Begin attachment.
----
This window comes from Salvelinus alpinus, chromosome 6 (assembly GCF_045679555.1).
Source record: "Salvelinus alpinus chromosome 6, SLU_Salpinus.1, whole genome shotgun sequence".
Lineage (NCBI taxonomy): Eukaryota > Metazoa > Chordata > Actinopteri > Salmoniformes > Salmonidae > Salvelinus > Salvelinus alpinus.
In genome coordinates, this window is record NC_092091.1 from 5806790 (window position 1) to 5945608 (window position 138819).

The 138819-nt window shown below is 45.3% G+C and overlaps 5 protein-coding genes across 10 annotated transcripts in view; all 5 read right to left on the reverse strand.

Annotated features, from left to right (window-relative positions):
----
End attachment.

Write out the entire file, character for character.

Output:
This window comes from Salvelinus alpinus, chromosome 6 (assembly GCF_045679555.1).
Source record: "Salvelinus alpinus chromosome 6, SLU_Salpinus.1, whole genome shotgun sequence".
Lineage (NCBI taxonomy): Eukaryota > Metazoa > Chordata > Actinopteri > Salmoniformes > Salmonidae > Salvelinus > Salvelinus alpinus.
In genome coordinates, this window is record NC_092091.1 from 5806790 (window position 1) to 5945608 (window position 138819).

The 138819-nt window shown below is 45.3% G+C and overlaps 5 protein-coding genes across 10 annotated transcripts in view; all 5 read right to left on the reverse strand.

Annotated features, from left to right (window-relative positions):